No highlights until December. Done!

Posted in News, Products on December 4th, 2012 by Reagan

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I went from June-December without highlighting my hair and it feels so good to reach the end. This was not easy. There were times when I was like “hey! i want fresh ‘lights in my hair!”, but I held out. I stayed strong. At the end of the six months, I actually started to love my rooty blonde hair more and more, and I would honestly go much longer, but I have a collaboration coming up that I should look a little more polished for. I’m having color done today and I’m thinking of doing a little change. Someone mentioned in a comment the other day that I should consider going dark..maybe I will?

The six month break was the way to go. I feel like my hair grew so much, and all it needed was a tiny trim every few weeks to keep it cleaned up. It would have been much more desperate with some more processing.

My advice for growing out your hair:
Keep your color jobs close enough to your natural color, so that you can stretch them out longer. Your hair and pocket-book will grow right before your eyes!

Also, use tons of this.

(all you colorists out there, forgive me for the above advice.)

A trim and a gloss.

Posted in Products on October 25th, 2012 by Reagan

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You’d think working at a salon I could get my hair cut and/or colored any old day I fancy, but you know something? No one (including myself) ever has time. I have spent the last two weeks at work trying to squeeze a trim inbetween clients or during someone’s lunch. It finally happened today. Kristen spritzed down my hair with leave in conditioner and cut a totally straight line across the back. No time for any shaping and I did the world’s quickest blow dry on myself in order to look presentable for my next client. If memory serves…Kristen remarked how my ends were just “falling off” at the sight of the scissors. They were ready.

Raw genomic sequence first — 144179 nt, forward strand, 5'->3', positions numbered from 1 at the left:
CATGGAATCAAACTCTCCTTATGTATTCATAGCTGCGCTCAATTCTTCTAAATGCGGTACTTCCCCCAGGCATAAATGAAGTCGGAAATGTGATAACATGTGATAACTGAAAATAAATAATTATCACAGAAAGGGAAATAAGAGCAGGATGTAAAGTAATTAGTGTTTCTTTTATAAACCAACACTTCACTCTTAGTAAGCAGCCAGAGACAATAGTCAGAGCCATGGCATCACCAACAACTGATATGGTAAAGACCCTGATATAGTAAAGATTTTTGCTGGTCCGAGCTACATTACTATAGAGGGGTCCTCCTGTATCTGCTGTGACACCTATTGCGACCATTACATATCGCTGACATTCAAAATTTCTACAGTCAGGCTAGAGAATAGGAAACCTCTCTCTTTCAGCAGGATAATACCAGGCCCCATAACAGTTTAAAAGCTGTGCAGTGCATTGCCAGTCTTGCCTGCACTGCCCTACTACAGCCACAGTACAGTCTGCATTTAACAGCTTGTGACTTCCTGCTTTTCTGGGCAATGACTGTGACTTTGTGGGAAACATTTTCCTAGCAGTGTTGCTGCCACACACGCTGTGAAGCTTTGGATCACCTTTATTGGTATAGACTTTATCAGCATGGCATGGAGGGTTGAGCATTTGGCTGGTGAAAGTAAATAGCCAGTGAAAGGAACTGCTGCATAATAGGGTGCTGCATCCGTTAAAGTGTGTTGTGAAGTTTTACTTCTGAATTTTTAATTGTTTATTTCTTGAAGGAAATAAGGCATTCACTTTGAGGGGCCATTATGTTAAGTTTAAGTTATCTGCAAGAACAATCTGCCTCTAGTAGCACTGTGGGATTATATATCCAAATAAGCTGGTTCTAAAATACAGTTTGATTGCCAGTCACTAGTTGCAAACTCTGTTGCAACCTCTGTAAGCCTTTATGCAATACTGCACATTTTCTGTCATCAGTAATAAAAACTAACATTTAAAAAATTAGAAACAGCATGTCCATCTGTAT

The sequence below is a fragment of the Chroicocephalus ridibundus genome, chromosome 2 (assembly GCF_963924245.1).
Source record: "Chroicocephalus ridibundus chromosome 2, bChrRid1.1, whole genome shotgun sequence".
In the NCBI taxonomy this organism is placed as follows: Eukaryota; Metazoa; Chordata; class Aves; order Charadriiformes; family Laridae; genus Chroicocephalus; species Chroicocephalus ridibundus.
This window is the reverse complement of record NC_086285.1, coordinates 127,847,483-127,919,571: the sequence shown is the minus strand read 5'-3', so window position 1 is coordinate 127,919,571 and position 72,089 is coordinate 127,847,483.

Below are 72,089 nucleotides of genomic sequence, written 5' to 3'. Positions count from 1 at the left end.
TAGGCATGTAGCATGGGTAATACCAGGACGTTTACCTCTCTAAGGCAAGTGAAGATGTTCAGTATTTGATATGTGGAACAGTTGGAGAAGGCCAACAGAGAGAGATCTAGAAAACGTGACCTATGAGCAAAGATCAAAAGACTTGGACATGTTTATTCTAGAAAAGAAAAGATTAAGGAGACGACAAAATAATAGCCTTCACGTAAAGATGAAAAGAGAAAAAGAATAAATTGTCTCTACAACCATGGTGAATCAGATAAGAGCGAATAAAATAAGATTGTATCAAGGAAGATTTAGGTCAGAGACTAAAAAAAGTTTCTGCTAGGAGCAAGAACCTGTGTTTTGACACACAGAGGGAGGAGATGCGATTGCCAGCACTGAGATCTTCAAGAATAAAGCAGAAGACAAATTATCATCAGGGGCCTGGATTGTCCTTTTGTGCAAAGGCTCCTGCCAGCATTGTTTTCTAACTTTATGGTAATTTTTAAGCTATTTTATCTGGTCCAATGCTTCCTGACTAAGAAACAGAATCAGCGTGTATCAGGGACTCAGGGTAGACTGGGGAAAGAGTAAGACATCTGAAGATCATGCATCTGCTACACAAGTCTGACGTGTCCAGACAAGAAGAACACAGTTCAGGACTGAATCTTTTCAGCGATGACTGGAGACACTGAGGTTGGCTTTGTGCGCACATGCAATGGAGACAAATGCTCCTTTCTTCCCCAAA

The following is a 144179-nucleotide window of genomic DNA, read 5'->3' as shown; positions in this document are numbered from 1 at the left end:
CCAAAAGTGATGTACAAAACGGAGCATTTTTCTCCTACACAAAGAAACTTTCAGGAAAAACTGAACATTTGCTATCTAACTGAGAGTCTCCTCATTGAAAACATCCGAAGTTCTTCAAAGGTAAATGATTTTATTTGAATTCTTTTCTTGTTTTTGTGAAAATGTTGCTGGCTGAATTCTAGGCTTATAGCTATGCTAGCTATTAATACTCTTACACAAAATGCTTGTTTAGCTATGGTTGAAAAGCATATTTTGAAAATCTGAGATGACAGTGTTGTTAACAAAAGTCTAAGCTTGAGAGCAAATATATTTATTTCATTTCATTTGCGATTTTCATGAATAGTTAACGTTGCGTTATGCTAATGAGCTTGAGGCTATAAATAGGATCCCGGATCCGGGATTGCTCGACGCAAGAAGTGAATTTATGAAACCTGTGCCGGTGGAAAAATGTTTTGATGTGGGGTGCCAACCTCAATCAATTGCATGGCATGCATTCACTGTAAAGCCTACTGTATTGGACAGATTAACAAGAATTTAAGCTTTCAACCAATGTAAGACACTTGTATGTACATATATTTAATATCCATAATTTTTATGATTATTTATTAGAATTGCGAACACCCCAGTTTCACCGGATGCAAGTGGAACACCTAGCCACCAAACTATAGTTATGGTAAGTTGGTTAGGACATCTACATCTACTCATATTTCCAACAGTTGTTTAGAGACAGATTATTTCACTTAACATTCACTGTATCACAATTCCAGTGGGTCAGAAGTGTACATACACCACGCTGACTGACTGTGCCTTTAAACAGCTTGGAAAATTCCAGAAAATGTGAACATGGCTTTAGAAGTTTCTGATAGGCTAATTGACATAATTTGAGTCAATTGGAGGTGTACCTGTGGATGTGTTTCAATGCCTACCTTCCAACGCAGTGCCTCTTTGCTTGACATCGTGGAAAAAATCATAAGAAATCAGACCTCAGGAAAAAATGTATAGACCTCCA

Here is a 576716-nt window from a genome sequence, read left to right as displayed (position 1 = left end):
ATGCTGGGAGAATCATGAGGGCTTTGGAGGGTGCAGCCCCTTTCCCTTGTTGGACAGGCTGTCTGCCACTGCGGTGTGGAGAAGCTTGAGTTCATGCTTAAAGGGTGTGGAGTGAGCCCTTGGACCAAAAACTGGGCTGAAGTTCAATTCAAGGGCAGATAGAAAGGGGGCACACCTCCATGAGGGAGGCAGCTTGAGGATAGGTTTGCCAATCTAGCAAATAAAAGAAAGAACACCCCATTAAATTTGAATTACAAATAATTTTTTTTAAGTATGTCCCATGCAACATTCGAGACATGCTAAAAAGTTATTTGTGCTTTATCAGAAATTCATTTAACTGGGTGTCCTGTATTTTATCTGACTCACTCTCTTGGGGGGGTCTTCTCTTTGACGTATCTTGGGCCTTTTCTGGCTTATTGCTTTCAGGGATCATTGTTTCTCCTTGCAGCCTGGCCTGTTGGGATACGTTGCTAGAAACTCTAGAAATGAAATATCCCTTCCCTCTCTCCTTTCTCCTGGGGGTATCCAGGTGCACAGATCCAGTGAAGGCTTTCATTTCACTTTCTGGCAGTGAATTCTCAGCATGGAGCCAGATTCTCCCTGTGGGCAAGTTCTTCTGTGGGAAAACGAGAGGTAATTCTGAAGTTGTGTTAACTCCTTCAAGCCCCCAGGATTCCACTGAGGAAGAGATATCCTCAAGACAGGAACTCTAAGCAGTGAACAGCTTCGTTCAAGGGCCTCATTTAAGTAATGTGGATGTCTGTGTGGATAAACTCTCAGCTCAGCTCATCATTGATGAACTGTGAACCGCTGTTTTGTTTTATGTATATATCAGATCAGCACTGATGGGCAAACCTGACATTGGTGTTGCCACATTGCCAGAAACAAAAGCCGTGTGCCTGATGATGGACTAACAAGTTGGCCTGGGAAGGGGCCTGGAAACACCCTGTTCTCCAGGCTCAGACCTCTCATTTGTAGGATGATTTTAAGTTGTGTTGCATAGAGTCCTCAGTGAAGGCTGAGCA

As for the color…I wrangled Carla into glossing me last week. Same story. She tossed on a gloss at the sink, hoping to layer it a few times for the perfect tone, but after the first round I realized I didn’t have enough time.  I don’t know what else she had in store but to me it looks perfect as it is.

And by the way, I still haven’t done any highlights since June, I’m totally going to make it to my goal for no highlights til December..and even beyond!

Treat your gloss right with color safe shampoo!



Strawberry Blonde is our jam.

Posted in News on August 7th, 2012 by Reagan

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My friend Maggie and I have been friends since she moved to Tennessee in 6th grade. With her living in DC and me here in NYC, we’re able to keep in touch quite well. She was in town over the weekend and we started marveling over dinner. We marveled over being newly single, we marveled over nearing the end of our 20s (we’re both 28) and we marveled over having strawberry blonde hair. The reason this is of significance, is that Maggie and I, out of all of our friends, were the girls who wanted our hair as long and as blonde as possible. Especially in high school. I also wanted my lips as shimmery as possible, but that’s a marvel for a different day.

Anyway, we both still have long hair, and we’re both blonde, but it’s funny how you realize something you were all about, was really all wrong for you. Cool blonde is a gross tone on me and my skin, and although Maggie pulled it off nicely, the warmer blonde suits her personality better. Not to mention her hair has never looked shinier.

I’m pro-strawberry blonde. For life.

Do you ever see that person who has definitely had the same hair since high school? Only high school was several decades ago? And you’re like “woah, no one told you!”. And they’re like “I heart scrunchies and banana clips.”.

Anyway, I feel like Maggie and have just escaped that last paragraph by a hair. Maybe I’ll have long wavy wannabe mermaid hair well into my hundreds, and maybe Maggie will have long straight hair with bangs well into hers, but at least we’ve found a suitable tone to take us there.

Is it hard for you to break out of your hair’s comfort zone?

Holding out for highlights.

Posted in News on July 10th, 2012 by Reagan